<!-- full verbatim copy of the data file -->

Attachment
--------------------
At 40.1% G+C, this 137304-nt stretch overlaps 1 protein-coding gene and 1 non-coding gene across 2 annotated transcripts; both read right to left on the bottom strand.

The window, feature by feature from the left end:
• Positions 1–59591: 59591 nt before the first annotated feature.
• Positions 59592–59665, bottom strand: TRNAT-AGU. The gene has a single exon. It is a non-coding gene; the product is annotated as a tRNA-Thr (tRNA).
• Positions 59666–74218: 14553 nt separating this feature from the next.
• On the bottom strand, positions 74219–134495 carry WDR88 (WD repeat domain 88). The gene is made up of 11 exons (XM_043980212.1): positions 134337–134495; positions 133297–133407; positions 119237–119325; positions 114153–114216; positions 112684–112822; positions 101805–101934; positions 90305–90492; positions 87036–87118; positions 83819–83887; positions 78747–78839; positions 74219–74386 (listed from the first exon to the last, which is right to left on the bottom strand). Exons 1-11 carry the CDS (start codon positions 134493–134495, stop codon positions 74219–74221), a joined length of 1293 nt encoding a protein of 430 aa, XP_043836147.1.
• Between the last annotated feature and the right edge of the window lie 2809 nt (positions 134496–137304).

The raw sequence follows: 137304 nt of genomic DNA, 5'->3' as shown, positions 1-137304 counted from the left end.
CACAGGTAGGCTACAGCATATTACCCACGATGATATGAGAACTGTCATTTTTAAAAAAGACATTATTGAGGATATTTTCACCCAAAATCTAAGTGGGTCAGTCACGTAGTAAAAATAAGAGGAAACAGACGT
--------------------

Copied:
At 40.1% G+C, this 137304-nt stretch overlaps 1 protein-coding gene and 1 non-coding gene across 2 annotated transcripts; both read right to left on the bottom strand.

The window, feature by feature from the left end:
• Positions 1–59591: 59591 nt before the first annotated feature.
• Positions 59592–59665, bottom strand: TRNAT-AGU. The gene has a single exon. It is a non-coding gene; the product is annotated as a tRNA-Thr (tRNA).
• Positions 59666–74218: 14553 nt separating this feature from the next.
• On the bottom strand, positions 74219–134495 carry WDR88 (WD repeat domain 88). The gene is made up of 11 exons (XM_043980212.1): positions 134337–134495; positions 133297–133407; positions 119237–119325; positions 114153–114216; positions 112684–112822; positions 101805–101934; positions 90305–90492; positions 87036–87118; positions 83819–83887; positions 78747–78839; positions 74219–74386 (listed from the first exon to the last, which is right to left on the bottom strand). Exons 1-11 carry the CDS (start codon positions 134493–134495, stop codon positions 74219–74221), a joined length of 1293 nt encoding a protein of 430 aa, XP_043836147.1.
• Between the last annotated feature and the right edge of the window lie 2809 nt (positions 134496–137304).

The raw sequence follows: 137304 nt of genomic DNA, 5'->3' as shown, positions 1-137304 counted from the left end.
CACAGGTAGGCTACAGCATATTACCCACGATGATATGAGAACTGTCATTTTTAAAAAAGACATTATTGAGGATATTTTCACCCAAAATCTAAGTGGGTCAGTCACGTAGTAAAAATAAGAGGAAACAGACGT